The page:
Compliance Center: CFPB Launches Effort to Advance Financial Education in Schools

The Consumer Financial Protection Bureau (CFPB) announced that it is launching a nationwide effort to advance financial education in schools. The Bureau is publishing “Advancing K-12 Financial Education: A Guide for Policymakers,” a resource guide that contains strategies for furthering the development and implementation of financial education in states.

Recent research suggests that students who receive K-12 financial education achieve significantly higher savings and net worth later in life. Additionally, when high schools include prudent financial education requirements, those students tend to have improved credit scores later in life and are less likely to be delinquent on financial obligations as adults. The Bureau believes youth should learn the basic skills that will help them make financial decisions as adults.

While the guide is targeted at policymakers in the states the guide was designed to benefit all members of the financial education community. The guide’s framework for advancing K-12 financial education has three main sections:

  • Laying the groundwork: This section is designed to help policymakers make the case for K-12 financial education, set a strategy for initiatives, define the structure for initiatives, foster partnerships, and secure resources.
  • Building the initiative: This section focuses on key components of K-12 financial education including standards and requirements, classroom resources, teacher training, and initiative evaluations.
  • Extending the impact: This section contains guidance on how to effectively carry out and expand K-12 financial education initiatives, including information on the resources to support the advancement and recognition of efforts, and improve and scale existing initiatives.

Each section contains guiding questions for policymakers to consider, case studies, and a resource directory with additional information. While the Bureau notes that each state’s unique circumstances may require different approaches, the Bureau hopes that policymakers find the guide helpful as a resource.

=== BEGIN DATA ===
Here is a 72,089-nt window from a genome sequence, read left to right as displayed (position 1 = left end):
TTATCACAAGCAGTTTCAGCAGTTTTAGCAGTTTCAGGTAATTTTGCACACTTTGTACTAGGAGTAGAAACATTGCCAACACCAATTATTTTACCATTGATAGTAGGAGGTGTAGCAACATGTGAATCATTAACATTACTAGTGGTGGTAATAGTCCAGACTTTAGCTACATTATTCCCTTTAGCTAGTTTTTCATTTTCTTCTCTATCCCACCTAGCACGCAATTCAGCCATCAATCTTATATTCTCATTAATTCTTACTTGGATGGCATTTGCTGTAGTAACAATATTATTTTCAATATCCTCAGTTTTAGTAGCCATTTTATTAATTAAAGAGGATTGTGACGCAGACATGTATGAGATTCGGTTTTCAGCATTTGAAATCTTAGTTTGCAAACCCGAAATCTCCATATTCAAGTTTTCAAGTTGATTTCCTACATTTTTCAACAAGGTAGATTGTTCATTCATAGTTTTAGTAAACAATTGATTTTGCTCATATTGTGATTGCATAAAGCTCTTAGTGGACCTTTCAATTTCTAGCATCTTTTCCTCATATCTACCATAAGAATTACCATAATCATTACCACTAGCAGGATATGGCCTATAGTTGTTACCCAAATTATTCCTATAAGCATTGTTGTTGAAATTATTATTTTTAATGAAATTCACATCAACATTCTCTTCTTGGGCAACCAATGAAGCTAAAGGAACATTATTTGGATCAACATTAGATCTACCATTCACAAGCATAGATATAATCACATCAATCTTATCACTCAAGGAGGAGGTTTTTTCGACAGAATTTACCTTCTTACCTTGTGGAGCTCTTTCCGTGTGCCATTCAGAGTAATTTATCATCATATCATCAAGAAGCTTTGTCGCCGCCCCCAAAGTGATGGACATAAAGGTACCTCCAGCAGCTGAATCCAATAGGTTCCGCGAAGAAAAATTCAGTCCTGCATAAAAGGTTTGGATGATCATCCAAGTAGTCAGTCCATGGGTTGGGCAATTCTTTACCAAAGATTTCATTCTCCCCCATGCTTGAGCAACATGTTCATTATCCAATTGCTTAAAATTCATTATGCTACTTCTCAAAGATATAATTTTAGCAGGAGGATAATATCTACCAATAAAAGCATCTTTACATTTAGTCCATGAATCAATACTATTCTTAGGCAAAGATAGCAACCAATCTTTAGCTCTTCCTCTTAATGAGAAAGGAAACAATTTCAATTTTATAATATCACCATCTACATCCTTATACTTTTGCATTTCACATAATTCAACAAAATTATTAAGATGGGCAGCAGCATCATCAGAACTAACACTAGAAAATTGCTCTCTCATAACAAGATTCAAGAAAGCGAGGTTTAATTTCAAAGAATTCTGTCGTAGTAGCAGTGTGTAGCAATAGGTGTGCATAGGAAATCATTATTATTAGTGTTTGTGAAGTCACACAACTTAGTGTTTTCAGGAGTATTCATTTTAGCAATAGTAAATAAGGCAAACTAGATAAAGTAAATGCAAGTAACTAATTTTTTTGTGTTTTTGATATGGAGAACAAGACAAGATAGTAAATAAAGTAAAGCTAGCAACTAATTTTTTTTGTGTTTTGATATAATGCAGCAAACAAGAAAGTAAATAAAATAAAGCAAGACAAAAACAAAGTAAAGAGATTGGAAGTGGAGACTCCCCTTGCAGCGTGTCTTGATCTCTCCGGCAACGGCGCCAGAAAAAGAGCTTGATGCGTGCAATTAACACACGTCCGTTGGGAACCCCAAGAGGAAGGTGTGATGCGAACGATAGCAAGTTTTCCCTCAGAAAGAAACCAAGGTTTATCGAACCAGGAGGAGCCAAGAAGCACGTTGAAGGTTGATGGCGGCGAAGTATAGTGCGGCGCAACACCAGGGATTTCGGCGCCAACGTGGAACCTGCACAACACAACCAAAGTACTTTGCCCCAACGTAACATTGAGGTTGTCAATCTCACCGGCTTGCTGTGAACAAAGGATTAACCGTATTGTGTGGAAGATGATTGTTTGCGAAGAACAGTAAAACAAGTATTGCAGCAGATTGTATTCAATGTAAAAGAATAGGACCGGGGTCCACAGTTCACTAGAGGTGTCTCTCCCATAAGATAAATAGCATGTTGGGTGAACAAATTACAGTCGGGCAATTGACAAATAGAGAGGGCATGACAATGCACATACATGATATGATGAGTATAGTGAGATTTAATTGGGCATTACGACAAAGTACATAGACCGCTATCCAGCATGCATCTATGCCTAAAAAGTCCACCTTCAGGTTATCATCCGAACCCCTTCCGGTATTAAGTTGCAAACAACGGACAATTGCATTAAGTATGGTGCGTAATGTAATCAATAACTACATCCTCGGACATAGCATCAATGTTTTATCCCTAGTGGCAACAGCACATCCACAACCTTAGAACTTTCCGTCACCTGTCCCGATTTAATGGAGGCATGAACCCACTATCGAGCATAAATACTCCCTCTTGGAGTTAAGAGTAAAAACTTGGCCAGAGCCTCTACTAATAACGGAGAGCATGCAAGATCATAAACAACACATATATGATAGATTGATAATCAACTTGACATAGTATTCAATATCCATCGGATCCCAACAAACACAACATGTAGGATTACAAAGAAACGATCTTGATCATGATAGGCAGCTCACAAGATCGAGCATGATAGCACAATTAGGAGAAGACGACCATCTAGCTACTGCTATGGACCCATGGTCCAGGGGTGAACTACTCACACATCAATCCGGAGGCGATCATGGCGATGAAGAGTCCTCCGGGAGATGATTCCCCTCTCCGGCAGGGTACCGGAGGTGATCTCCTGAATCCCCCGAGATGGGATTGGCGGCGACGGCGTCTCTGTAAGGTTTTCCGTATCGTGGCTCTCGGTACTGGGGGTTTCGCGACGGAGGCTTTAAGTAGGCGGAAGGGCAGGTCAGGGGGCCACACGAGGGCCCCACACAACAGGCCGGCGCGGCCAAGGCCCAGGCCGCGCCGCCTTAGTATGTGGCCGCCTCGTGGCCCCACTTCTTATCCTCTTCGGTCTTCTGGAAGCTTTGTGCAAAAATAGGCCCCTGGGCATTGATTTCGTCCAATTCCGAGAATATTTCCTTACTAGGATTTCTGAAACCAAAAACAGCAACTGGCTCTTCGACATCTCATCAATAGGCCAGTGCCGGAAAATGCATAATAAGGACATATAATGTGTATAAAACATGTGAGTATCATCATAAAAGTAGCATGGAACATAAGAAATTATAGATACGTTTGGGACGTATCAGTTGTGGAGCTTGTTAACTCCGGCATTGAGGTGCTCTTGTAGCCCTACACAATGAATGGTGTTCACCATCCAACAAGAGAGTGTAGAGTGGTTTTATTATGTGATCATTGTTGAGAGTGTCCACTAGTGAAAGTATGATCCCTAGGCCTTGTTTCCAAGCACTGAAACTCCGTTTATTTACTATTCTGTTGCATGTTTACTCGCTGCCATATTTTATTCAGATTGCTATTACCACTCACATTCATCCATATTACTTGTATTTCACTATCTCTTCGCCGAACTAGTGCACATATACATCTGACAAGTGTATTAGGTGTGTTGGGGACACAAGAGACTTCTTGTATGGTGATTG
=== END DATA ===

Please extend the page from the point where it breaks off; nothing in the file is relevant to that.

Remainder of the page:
Compliance Question of the Week

Can someone with a power of attorney and a death certificate access the account of a deceased member?

No.  The power granted under a power of attorney document terminates when the person granting the power dies.  Once your member is deceased, power of attorney documents lose all power.

Resources

Legal Briefs

National Credit Union Administration (NCUA)

The NCUA announced that it will be hosting a financial literacy webinar on Wednesday, April 22. The NCUA is planning to discuss topics that will help credit unions promote financial literacy among their members. Credit unions can register for the webinar here.

Consumer Financial Protection Bureau (CFPB)

The CFPB announced that it is launching a nationwide effort to increase financial education in K-12 schools. The CFPB created a guide that will help lawmakers focus on three main areas: laying the groundwork, building the initiative, and extending the impact.

The CFPB announced that it will hold a Community Bank Advisory Council meeting in Washington, D.C. on Wednesday, April 22nd. The event will focus on credit scores and credit reporting and its impact on small institutions.

Federal Reserve Board (FRB)

The FRB released its minutes of the March 17th Federal Open Committee Meeting. The FRB also released the Summary of Economic Projections.

The FRB updated the Consumer Credit G.19 Report.

The FRB released a FAQ on its Regulatory Capital Rule. The FAQ includes the FRB’s definition of capital, different exposures, and credit valuation adjustments.

The FRB announced that it will be holding additional Economic Growth and Regulatory Paperwork Reduction Act (EGRPRA) Meetings.

Office of Foreign Assets Control (OFAC)

OFAC has updated the SDN list as of April 8, 2015. The last update prior to this was April 7, 2015.

Questions? Contact the Compliance Hotline: 1.800.546.4465, compliance@nwcua.org.

Posted in Compliance.